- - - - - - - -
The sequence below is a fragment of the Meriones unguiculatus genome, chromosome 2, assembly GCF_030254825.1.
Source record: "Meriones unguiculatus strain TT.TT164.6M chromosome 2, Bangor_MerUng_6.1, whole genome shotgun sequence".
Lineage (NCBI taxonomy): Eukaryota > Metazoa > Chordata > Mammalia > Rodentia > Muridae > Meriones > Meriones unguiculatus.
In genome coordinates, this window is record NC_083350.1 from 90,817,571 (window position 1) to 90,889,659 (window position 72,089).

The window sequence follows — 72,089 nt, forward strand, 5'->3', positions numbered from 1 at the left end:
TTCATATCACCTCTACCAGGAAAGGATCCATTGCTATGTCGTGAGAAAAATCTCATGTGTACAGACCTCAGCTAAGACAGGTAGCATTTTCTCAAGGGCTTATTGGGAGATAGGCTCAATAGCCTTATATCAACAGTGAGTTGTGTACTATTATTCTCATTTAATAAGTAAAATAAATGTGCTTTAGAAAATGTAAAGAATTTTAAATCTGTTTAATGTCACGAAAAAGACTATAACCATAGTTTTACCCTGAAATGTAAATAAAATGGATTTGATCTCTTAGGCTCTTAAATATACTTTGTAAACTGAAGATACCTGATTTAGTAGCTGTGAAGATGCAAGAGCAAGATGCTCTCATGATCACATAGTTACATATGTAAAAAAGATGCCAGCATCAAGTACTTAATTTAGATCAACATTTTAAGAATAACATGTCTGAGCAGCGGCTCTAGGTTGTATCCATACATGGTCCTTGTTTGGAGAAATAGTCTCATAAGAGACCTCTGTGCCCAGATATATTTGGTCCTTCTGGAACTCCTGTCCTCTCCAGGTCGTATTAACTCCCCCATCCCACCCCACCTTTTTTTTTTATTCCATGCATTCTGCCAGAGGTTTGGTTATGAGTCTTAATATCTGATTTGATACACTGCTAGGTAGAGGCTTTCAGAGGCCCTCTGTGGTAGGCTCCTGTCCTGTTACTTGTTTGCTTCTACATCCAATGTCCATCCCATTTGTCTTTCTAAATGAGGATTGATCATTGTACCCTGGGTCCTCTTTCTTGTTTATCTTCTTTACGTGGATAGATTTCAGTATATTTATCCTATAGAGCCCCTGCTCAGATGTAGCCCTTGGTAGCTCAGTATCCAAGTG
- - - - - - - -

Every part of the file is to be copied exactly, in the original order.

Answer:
The sequence below is a fragment of the Meriones unguiculatus genome, chromosome 2, assembly GCF_030254825.1.
Source record: "Meriones unguiculatus strain TT.TT164.6M chromosome 2, Bangor_MerUng_6.1, whole genome shotgun sequence".
Lineage (NCBI taxonomy): Eukaryota > Metazoa > Chordata > Mammalia > Rodentia > Muridae > Meriones > Meriones unguiculatus.
In genome coordinates, this window is record NC_083350.1 from 90,817,571 (window position 1) to 90,889,659 (window position 72,089).

The window sequence follows — 72,089 nt, forward strand, 5'->3', positions numbered from 1 at the left end:
TTCATATCACCTCTACCAGGAAAGGATCCATTGCTATGTCGTGAGAAAAATCTCATGTGTACAGACCTCAGCTAAGACAGGTAGCATTTTCTCAAGGGCTTATTGGGAGATAGGCTCAATAGCCTTATATCAACAGTGAGTTGTGTACTATTATTCTCATTTAATAAGTAAAATAAATGTGCTTTAGAAAATGTAAAGAATTTTAAATCTGTTTAATGTCACGAAAAAGACTATAACCATAGTTTTACCCTGAAATGTAAATAAAATGGATTTGATCTCTTAGGCTCTTAAATATACTTTGTAAACTGAAGATACCTGATTTAGTAGCTGTGAAGATGCAAGAGCAAGATGCTCTCATGATCACATAGTTACATATGTAAAAAAGATGCCAGCATCAAGTACTTAATTTAGATCAACATTTTAAGAATAACATGTCTGAGCAGCGGCTCTAGGTTGTATCCATACATGGTCCTTGTTTGGAGAAATAGTCTCATAAGAGACCTCTGTGCCCAGATATATTTGGTCCTTCTGGAACTCCTGTCCTCTCCAGGTCGTATTAACTCCCCCATCCCACCCCACCTTTTTTTTTTATTCCATGCATTCTGCCAGAGGTTTGGTTATGAGTCTTAATATCTGATTTGATACACTGCTAGGTAGAGGCTTTCAGAGGCCCTCTGTGGTAGGCTCCTGTCCTGTTACTTGTTTGCTTCTACATCCAATGTCCATCCCATTTGTCTTTCTAAATGAGGATTGATCATTGTACCCTGGGTCCTCTTTCTTGTTTATCTTCTTTACGTGGATAGATTTCAGTATATTTATCCTATAGAGCCCCTGCTCAGATGTAGCCCTTGGTAGCTCAGTATCCAAGTG